BAT Advances Amid Speculation of Reynolds Bid for LorillardPaul Jarvis
British American Tobacco Plc, Europe’s biggest cigarette maker, rose in London trading on speculation that the company may help fund a bid for Lorillard Inc. by Reynolds American Inc.
The shares advanced as much as 2.8 percent, the steepest intraday gain in more than a month. They were up 2.5 percent at 3,614 pence as of 8:47 a.m., valuing the London-based company at about 67.8 billion pounds ($115 billion).
Reynolds is in advanced talks to acquire Lorillard, a deal that could take the form of a three-way transaction with BAT taking a “major role” in backing the merger, Reuters reported late yesterday. By providing funds, BAT might be able to maintain its 42 percent stake in Reynolds, which has a market value of $32 billion, Reuters said.
“We don’t know precisely what, if any, transaction could emerge, but we suspect that assuming one does it will be advantageous for BAT,” Adam Spielman, an analyst at Citigroup Inc. in London, said in a note.
U.S. tobacco companies are grappling with declining smoking rates, sales taxes and a shift toward e-cigarettes. Last year, Americans spent $88.9 billion on tobacco products, down from about $111 billion a decade earlier, according to data compiled by Bloomberg from the Tobacco Merchants Association. A tie-up of Reynolds and Lorillard is one possibility for mergers aimed at restoring long-term growth, and the merged company may appeal to BAT, Kenneth Shea, an analyst for Bloomberg Industries, said in March.
BAT declined to comment on “rumors or speculation.” Bob Bannon, a spokesman for Greensboro, North Carolina-based Lorillard, declined to comment on the report. Bryan Hatchell, a spokesman for Winston-Salem, North Carolina-based Reynolds, didn’t respond to messages seeking comment.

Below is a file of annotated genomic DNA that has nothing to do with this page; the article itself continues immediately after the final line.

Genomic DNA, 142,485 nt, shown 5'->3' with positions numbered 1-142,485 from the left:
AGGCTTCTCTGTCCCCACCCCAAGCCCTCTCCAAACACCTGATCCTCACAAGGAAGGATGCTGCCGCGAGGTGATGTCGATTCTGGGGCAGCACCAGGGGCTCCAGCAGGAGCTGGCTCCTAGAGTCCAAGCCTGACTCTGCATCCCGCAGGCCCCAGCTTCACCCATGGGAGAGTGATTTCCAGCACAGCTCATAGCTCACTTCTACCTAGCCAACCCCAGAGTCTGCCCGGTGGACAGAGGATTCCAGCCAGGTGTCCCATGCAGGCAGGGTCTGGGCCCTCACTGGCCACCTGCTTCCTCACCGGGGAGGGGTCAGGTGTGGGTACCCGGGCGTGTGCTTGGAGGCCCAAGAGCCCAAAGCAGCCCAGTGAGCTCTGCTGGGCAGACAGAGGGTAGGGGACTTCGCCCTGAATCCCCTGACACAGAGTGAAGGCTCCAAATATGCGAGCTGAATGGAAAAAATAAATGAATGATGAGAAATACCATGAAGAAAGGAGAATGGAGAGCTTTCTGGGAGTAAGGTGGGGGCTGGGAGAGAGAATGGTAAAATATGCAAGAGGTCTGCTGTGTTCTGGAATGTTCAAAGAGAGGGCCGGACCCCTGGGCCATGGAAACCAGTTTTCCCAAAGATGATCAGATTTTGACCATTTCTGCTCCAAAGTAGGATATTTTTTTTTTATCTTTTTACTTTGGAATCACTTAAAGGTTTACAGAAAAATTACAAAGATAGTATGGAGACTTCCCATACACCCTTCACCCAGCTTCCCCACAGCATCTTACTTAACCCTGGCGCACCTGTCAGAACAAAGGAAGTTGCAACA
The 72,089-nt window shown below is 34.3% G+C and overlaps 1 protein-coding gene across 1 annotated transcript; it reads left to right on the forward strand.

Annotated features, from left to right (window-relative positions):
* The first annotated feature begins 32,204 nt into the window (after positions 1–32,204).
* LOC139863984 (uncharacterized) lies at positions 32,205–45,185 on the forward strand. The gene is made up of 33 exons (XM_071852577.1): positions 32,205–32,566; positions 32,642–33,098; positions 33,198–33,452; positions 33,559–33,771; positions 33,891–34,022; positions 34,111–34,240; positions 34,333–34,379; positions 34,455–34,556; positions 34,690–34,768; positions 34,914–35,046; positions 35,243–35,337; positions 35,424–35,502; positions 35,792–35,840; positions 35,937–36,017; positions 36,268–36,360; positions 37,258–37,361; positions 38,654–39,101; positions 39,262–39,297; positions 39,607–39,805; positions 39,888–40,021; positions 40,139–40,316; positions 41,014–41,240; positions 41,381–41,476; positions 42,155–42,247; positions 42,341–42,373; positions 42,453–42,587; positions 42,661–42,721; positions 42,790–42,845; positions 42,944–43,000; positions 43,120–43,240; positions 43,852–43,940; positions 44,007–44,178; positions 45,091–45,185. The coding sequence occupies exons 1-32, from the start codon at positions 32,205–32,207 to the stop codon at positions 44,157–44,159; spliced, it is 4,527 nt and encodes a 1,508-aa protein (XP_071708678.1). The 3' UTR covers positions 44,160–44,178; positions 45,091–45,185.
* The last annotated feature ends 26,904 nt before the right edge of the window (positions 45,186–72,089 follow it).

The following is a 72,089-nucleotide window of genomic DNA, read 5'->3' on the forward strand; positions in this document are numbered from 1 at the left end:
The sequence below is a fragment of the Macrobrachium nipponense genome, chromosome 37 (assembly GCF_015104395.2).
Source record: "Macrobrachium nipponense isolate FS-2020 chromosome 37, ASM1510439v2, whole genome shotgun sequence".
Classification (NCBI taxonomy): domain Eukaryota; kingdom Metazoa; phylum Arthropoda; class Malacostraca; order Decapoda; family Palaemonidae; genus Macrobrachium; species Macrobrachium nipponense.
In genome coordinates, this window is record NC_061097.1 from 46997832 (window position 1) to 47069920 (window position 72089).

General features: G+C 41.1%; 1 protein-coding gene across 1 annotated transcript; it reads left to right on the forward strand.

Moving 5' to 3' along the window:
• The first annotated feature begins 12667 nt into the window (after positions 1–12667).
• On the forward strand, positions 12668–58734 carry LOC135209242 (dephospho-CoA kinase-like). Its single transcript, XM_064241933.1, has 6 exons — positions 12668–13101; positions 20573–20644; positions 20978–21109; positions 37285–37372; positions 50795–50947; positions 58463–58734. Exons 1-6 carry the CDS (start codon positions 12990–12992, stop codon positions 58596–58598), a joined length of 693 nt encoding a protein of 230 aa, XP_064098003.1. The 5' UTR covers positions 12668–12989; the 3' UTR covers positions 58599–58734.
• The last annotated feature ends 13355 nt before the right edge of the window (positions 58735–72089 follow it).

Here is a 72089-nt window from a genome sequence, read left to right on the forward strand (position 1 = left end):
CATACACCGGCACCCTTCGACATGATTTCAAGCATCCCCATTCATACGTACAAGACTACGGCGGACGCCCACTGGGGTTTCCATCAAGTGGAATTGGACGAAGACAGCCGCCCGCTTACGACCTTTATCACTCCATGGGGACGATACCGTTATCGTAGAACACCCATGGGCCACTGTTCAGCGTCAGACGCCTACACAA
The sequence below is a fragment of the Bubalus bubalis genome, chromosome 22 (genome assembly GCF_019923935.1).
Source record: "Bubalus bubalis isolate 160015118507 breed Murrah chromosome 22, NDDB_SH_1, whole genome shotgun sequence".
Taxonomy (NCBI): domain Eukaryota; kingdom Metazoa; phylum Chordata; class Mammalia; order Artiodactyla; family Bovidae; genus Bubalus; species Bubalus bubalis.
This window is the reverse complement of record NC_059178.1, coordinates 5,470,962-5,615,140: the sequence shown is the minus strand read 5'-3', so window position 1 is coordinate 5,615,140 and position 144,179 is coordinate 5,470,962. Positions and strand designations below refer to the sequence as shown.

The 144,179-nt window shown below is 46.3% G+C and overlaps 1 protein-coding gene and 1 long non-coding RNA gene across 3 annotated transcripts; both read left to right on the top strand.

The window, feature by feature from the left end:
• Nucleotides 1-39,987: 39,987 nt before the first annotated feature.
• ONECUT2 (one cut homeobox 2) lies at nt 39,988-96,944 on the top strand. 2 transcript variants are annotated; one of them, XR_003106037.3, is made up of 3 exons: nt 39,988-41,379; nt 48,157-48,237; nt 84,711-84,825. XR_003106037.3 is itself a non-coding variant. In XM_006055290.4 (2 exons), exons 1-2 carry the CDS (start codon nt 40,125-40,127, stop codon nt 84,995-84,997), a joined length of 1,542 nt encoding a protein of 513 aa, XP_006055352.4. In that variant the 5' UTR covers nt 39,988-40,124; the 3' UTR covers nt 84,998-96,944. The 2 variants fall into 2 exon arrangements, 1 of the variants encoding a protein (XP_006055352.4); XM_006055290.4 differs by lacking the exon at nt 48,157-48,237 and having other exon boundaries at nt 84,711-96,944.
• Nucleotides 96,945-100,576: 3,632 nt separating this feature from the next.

Lorillard rose 10 percent to $62.63 in New York yesterday, valuing the maker of brands including Newport and Maverick at $22.7 billion. The stock was at $62.59 in early German trading. Reynolds, whose brands include Camel and Pall Mall, traded at $62.06 at 10:42 a.m. in Germany after gaining 4.4 percent to $59.77 yesterday.
Merger speculation has propelled Lorillard shares up 24 percent this year, while Reynolds stock has risen almost 20 percent. The two companies are the biggest sellers of tobacco in the U.S. after Marlboro-maker Altria Group Inc.
“If the reports prove correct, we suspect the aim is to create a company containing the Newport, Camel, Pall Mall, Natural American Spirit and Grizzly brands, which would make a formidable competitor in the U.S.,” Citigroup’s Spielman wrote in the note. Other brands would likely have to be sold for antitrust reasons, according to the analyst.
Imperial Tobacco Group Plc may be interested in assets that were made available for sale, Spielman said.
“If Imperial were able to pick up a bundle of brands in the U.S. at a value-accretive price, it could benefit materially,” he said.
A spokesman for Bristol, England-based Imperial declined to comment on whether the company would be interested in purchasing any brands from a merged company. The stock gained 1.8 percent to 2,694 pence at 9:47 a.m. in London.
A combination of Reynolds and Lorillard would be “excellent news” for BAT, James Bushnell, an analyst at Exane BNP Paribas in London, said in a note today.
While antitrust hurdles to a deal remain “considerable,” a merger of the companies would bring “huge” cost synergies and value accretion for Reynolds, Bushnell wrote.